Click here for a brief video overview.

Mid-level perception module in an end-to-end framework for learning active robotic tasks. We systematically study if/how a set of generic mid-level vision features can help with learning arbitrary downstream active tasks. We report significant advantages in sample efficiency and generalization. [the video of the Husky robot is by the Gibson Environment]

Mid-Level Visual Representations

We use a set of standard and imperfect visual estimators (e.g. depth, vanishing points, objects, etc.) and refer to them as mid-level vision tasks. We use Taskonomy CVPR18's task bank for this purpose. Frame-by-frame results of the mid-level visual estimators for a sample video is shown below.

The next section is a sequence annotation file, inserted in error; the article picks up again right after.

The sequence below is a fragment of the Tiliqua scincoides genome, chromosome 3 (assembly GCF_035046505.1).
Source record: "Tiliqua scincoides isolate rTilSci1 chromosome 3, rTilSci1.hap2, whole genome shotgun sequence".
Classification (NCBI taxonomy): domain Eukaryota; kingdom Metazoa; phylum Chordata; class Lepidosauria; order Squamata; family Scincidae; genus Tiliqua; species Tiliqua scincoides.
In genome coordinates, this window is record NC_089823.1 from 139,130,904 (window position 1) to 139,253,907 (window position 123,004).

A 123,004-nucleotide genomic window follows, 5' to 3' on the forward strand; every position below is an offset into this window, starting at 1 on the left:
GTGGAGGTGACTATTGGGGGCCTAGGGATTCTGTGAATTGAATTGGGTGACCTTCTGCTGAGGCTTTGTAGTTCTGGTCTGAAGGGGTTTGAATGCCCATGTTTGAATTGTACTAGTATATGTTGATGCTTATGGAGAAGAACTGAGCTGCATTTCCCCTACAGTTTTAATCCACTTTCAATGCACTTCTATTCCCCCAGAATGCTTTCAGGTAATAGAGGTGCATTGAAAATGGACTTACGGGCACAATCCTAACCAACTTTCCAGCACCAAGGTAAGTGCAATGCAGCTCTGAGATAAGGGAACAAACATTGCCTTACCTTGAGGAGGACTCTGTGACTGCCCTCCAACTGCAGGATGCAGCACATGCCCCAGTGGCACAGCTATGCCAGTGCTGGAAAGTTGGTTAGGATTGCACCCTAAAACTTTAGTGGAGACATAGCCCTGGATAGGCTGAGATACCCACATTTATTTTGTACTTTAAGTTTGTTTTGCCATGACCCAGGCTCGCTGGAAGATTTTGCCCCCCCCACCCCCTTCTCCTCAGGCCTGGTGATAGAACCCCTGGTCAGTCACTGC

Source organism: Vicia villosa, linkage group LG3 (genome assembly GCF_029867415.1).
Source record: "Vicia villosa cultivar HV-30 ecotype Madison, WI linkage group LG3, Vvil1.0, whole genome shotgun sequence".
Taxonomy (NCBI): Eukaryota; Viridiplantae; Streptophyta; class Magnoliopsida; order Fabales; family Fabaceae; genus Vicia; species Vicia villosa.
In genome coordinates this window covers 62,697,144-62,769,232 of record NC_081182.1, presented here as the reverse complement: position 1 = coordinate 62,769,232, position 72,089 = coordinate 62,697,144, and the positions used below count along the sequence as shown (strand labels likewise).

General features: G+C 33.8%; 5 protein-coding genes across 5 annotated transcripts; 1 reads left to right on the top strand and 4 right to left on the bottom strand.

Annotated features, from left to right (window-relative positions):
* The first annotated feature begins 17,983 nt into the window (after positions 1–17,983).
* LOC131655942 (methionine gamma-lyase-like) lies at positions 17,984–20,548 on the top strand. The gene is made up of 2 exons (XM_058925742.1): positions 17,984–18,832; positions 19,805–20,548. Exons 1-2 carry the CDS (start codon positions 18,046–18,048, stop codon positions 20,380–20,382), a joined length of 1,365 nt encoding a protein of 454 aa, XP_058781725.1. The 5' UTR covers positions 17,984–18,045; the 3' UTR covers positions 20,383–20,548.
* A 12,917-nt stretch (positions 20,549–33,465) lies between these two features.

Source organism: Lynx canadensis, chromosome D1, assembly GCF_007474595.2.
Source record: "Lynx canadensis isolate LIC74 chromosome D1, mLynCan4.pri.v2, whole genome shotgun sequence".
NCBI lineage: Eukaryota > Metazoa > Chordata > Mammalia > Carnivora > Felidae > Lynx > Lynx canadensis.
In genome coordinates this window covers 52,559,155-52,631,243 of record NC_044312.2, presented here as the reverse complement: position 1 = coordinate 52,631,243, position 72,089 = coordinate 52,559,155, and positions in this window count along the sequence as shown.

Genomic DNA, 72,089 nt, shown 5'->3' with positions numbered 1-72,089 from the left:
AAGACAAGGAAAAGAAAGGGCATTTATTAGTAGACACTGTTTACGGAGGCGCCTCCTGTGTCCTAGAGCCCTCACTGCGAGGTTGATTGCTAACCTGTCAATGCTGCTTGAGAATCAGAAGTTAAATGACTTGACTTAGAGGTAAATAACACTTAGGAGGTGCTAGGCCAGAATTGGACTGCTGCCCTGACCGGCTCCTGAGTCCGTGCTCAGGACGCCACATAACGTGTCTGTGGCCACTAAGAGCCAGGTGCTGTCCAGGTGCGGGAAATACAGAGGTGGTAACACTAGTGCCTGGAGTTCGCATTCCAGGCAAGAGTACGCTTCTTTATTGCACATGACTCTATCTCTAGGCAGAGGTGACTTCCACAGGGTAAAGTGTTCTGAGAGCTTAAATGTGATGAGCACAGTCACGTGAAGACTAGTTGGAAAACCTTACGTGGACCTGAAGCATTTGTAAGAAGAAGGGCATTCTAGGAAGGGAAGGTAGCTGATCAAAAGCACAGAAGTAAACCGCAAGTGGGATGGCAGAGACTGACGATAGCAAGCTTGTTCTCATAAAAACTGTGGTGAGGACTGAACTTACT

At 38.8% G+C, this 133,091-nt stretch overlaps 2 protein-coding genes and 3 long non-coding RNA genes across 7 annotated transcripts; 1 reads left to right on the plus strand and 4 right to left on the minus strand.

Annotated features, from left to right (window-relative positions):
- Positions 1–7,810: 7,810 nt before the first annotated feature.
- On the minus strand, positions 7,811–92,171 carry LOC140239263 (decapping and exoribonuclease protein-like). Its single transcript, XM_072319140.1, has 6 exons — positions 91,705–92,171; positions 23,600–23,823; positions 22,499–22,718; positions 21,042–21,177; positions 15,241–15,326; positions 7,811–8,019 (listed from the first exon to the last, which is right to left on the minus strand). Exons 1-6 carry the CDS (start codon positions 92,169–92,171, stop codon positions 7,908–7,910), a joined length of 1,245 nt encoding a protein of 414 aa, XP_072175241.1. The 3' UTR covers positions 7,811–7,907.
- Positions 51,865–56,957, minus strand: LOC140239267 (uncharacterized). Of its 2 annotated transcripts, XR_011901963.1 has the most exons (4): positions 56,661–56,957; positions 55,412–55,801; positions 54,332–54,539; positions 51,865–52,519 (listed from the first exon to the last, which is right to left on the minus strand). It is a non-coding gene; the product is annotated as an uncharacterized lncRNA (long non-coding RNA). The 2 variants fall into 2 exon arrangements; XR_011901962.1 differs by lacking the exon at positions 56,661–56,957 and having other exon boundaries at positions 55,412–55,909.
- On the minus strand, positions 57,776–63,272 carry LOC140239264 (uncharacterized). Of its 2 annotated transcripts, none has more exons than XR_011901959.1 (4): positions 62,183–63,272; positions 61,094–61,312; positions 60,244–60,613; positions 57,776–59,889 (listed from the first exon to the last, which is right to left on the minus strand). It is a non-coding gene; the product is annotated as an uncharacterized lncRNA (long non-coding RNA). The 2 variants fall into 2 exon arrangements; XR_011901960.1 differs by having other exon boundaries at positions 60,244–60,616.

Robotic tasks used in the study

We study if mid-level vision can improve learning downstream (active) tasks, compared to both learning perception from scratch and also state-of-the-art representation learning techniques. We evaluate the efficacy of these approaches based on how quickly the active task is learned and how well the policies generalize to unseen test spaces. For the mid-level features, we do not care about the task-specific performance of visual estimators or their related vision-based metrics--as our sole goal is the downstream task. Three sample robotic tasks were used in the study: visual-target navigation, maximum coverage visual exploration, and visual local planning.